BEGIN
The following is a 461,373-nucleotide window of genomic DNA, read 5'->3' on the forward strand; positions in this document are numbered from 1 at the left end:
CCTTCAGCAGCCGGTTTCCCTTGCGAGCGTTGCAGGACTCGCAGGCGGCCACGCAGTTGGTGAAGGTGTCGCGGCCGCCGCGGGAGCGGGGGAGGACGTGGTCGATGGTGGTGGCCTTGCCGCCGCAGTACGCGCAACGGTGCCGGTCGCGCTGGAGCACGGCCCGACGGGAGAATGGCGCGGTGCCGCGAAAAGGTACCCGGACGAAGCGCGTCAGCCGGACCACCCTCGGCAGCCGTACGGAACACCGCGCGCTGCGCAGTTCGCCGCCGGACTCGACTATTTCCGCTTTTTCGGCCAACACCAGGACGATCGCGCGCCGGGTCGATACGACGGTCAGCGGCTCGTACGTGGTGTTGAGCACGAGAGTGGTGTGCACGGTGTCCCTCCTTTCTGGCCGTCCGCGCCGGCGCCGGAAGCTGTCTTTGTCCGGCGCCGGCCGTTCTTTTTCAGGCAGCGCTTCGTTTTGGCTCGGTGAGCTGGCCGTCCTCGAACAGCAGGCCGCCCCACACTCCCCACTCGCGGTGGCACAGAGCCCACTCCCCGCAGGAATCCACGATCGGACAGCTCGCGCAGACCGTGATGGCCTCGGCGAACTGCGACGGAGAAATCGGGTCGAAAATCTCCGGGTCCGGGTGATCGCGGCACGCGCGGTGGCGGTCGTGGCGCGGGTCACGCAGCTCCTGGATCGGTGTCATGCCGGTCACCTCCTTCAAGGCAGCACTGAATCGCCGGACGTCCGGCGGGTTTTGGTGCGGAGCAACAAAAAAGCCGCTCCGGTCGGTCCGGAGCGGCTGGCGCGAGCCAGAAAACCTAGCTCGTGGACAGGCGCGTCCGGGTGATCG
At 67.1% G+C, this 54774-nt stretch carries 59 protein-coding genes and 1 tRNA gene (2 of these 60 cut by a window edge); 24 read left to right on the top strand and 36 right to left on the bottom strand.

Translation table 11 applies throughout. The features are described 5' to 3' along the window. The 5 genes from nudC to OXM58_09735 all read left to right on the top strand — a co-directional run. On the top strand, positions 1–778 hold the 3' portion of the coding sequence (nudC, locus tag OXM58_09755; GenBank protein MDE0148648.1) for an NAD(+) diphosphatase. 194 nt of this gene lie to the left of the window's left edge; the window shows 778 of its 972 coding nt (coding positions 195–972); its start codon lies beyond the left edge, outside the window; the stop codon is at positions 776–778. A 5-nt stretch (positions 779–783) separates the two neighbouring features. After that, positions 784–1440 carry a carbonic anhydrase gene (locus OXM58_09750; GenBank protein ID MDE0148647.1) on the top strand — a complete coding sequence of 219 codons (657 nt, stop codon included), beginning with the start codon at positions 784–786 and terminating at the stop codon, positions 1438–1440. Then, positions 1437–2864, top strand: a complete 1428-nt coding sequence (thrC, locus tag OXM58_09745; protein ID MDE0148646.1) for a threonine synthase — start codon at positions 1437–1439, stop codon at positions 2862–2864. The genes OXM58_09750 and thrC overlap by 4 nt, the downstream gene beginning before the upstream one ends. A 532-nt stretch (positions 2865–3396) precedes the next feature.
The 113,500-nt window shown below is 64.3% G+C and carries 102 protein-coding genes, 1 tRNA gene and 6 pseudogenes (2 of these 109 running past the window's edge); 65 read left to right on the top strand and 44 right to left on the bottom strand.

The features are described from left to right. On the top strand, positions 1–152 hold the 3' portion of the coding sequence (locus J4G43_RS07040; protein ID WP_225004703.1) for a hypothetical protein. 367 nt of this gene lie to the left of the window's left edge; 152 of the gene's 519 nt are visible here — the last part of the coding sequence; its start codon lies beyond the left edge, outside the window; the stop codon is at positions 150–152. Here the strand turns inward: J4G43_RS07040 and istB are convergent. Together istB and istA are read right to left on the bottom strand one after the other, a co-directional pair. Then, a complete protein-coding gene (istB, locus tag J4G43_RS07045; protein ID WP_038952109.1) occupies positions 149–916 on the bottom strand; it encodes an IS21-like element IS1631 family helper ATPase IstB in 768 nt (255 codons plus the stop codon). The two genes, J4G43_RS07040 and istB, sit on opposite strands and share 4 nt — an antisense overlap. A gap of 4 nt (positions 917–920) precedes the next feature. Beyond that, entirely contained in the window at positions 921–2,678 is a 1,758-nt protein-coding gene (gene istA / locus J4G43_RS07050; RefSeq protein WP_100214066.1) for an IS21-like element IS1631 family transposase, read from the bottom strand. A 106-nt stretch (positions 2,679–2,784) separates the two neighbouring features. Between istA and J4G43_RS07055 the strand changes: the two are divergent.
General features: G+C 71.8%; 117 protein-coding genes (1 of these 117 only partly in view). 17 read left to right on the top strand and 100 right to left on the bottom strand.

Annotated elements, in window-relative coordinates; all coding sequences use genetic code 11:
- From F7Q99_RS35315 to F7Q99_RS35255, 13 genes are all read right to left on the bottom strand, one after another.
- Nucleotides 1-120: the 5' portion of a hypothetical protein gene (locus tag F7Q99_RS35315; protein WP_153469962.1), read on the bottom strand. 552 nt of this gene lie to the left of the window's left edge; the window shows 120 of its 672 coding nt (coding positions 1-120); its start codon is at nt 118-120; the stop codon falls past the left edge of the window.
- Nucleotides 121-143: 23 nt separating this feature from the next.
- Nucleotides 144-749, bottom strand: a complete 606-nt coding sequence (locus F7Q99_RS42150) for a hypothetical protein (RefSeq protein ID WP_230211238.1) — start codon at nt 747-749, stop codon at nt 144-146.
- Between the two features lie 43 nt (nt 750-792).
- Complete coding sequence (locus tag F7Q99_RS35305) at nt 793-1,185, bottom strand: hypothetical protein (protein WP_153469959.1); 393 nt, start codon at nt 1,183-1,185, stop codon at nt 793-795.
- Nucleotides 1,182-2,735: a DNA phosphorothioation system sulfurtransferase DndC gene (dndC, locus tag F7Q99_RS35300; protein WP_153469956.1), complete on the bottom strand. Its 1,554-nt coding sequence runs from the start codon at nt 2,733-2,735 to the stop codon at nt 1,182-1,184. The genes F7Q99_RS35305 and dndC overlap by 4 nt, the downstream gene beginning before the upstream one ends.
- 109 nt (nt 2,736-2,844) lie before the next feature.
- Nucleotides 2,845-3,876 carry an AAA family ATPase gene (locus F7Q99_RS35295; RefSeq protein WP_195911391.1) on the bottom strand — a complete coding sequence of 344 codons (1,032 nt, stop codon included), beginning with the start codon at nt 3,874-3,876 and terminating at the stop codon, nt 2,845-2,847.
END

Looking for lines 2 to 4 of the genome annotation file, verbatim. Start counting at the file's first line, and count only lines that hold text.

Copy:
CCTTCAGCAGCCGGTTTCCCTTGCGAGCGTTGCAGGACTCGCAGGCGGCCACGCAGTTGGTGAAGGTGTCGCGGCCGCCGCGGGAGCGGGGGAGGACGTGGTCGATGGTGGTGGCCTTGCCGCCGCAGTACGCGCAACGGTGCCGGTCGCGCTGGAGCACGGCCCGACGGGAGAATGGCGCGGTGCCGCGAAAAGGTACCCGGACGAAGCGCGTCAGCCGGACCACCCTCGGCAGCCGTACGGAACACCGCGCGCTGCGCAGTTCGCCGCCGGACTCGACTATTTCCGCTTTTTCGGCCAACACCAGGACGATCGCGCGCCGGGTCGATACGACGGTCAGCGGCTCGTACGTGGTGTTGAGCACGAGAGTGGTGTGCACGGTGTCCCTCCTTTCTGGCCGTCCGCGCCGGCGCCGGAAGCTGTCTTTGTCCGGCGCCGGCCGTTCTTTTTCAGGCAGCGCTTCGTTTTGGCTCGGTGAGCTGGCCGTCCTCGAACAGCAGGCCGCCCCACACTCCCCACTCGCGGTGGCACAGAGCCCACTCCCCGCAGGAATCCACGATCGGACAGCTCGCGCAGACCGTGATGGCCTCGGCGAACTGCGACGGAGAAATCGGGTCGAAAATCTCCGGGTCCGGGTGATCGCGGCACGCGCGGTGGCGGTCGTGGCGCGGGTCACGCAGCTCCTGGATCGGTGTCATGCCGGTCACCTCCTTCAAGGCAGCACTGAATCGCCGGACGTCCGGCGGGTTTTGGTGCGGAGCAACAAAAAAGCCGCTCCGGTCGGTCCGGAGCGGCTGGCGCGAGCCAGAAAACCTAGCTCGTGGACAGGCGCGTCCGGGTGATCG
At 67.1% G+C, this 54774-nt stretch carries 59 protein-coding genes and 1 tRNA gene (2 of these 60 cut by a window edge); 24 read left to right on the top strand and 36 right to left on the bottom strand.

Translation table 11 applies throughout. The features are described 5' to 3' along the window. The 5 genes from nudC to OXM58_09735 all read left to right on the top strand — a co-directional run. On the top strand, positions 1–778 hold the 3' portion of the coding sequence (nudC, locus tag OXM58_09755; GenBank protein MDE0148648.1) for an NAD(+) diphosphatase. 194 nt of this gene lie to the left of the window's left edge; the window shows 778 of its 972 coding nt (coding positions 195–972); its start codon lies beyond the left edge, outside the window; the stop codon is at positions 776–778. A 5-nt stretch (positions 779–783) separates the two neighbouring features. After that, positions 784–1440 carry a carbonic anhydrase gene (locus OXM58_09750; GenBank protein ID MDE0148647.1) on the top strand — a complete coding sequence of 219 codons (657 nt, stop codon included), beginning with the start codon at positions 784–786 and terminating at the stop codon, positions 1438–1440. Then, positions 1437–2864, top strand: a complete 1428-nt coding sequence (thrC, locus tag OXM58_09745; protein ID MDE0148646.1) for a threonine synthase — start codon at positions 1437–1439, stop codon at positions 2862–2864. The genes OXM58_09750 and thrC overlap by 4 nt, the downstream gene beginning before the upstream one ends. A 532-nt stretch (positions 2865–3396) precedes the next feature.